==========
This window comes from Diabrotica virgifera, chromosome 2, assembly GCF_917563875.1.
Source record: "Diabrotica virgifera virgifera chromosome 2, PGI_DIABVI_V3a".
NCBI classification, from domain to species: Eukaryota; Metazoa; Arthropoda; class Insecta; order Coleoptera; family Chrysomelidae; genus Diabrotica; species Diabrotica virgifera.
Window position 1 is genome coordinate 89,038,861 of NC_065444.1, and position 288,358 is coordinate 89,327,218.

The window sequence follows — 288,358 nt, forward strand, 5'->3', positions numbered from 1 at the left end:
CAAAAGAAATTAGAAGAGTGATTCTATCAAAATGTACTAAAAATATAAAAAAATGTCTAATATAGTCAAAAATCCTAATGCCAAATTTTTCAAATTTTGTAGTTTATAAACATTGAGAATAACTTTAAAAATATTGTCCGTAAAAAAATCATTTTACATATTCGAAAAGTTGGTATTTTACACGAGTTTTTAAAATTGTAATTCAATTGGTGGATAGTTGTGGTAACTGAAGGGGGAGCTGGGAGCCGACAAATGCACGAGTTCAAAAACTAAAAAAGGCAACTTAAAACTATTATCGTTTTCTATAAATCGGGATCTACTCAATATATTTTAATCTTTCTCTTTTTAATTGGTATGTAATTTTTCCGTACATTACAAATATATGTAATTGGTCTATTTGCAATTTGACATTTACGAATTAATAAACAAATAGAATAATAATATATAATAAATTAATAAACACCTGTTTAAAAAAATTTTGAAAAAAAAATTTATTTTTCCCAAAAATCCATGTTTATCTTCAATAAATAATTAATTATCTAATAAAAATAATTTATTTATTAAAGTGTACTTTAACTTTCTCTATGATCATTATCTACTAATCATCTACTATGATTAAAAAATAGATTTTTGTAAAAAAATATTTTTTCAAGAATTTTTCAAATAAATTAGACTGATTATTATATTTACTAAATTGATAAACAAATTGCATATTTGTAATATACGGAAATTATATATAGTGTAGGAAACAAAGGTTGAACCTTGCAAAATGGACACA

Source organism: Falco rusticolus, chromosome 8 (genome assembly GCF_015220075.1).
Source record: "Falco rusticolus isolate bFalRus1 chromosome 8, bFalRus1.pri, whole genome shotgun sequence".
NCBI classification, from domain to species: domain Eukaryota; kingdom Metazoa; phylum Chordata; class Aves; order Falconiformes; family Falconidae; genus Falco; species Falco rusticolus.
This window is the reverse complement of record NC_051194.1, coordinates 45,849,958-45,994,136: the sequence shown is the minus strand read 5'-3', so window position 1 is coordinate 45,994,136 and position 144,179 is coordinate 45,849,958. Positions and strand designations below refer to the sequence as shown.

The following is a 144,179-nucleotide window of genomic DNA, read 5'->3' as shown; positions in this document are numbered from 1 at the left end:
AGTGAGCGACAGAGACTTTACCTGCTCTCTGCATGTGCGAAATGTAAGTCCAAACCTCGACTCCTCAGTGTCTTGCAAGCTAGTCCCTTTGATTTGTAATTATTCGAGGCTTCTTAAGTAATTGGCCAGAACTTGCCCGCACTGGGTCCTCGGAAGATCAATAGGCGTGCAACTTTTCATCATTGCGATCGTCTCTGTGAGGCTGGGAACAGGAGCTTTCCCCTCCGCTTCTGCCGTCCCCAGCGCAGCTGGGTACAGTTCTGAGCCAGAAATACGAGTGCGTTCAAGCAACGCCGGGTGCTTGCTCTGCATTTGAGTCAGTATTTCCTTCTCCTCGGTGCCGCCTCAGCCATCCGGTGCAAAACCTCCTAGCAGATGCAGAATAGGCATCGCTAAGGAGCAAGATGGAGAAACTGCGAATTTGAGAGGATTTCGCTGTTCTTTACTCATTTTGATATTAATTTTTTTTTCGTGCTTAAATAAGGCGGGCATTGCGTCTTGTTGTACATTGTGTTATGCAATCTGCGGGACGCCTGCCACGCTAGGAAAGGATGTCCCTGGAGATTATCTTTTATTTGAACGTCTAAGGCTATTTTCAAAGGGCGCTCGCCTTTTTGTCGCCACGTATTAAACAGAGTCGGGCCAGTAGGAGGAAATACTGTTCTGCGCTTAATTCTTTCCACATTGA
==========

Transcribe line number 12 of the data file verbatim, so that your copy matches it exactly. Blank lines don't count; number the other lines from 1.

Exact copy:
AGTGAGCGACAGAGACTTTACCTGCTCTCTGCATGTGCGAAATGTAAGTCCAAACCTCGACTCCTCAGTGTCTTGCAAGCTAGTCCCTTTGATTTGTAATTATTCGAGGCTTCTTAAGTAATTGGCCAGAACTTGCCCGCACTGGGTCCTCGGAAGATCAATAGGCGTGCAACTTTTCATCATTGCGATCGTCTCTGTGAGGCTGGGAACAGGAGCTTTCCCCTCCGCTTCTGCCGTCCCCAGCGCAGCTGGGTACAGTTCTGAGCCAGAAATACGAGTGCGTTCAAGCAACGCCGGGTGCTTGCTCTGCATTTGAGTCAGTATTTCCTTCTCCTCGGTGCCGCCTCAGCCATCCGGTGCAAAACCTCCTAGCAGATGCAGAATAGGCATCGCTAAGGAGCAAGATGGAGAAACTGCGAATTTGAGAGGATTTCGCTGTTCTTTACTCATTTTGATATTAATTTTTTTTTCGTGCTTAAATAAGGCGGGCATTGCGTCTTGTTGTACATTGTGTTATGCAATCTGCGGGACGCCTGCCACGCTAGGAAAGGATGTCCCTGGAGATTATCTTTTATTTGAACGTCTAAGGCTATTTTCAAAGGGCGCTCGCCTTTTTGTCGCCACGTATTAAACAGAGTCGGGCCAGTAGGAGGAAATACTGTTCTGCGCTTAATTCTTTCCACATTGA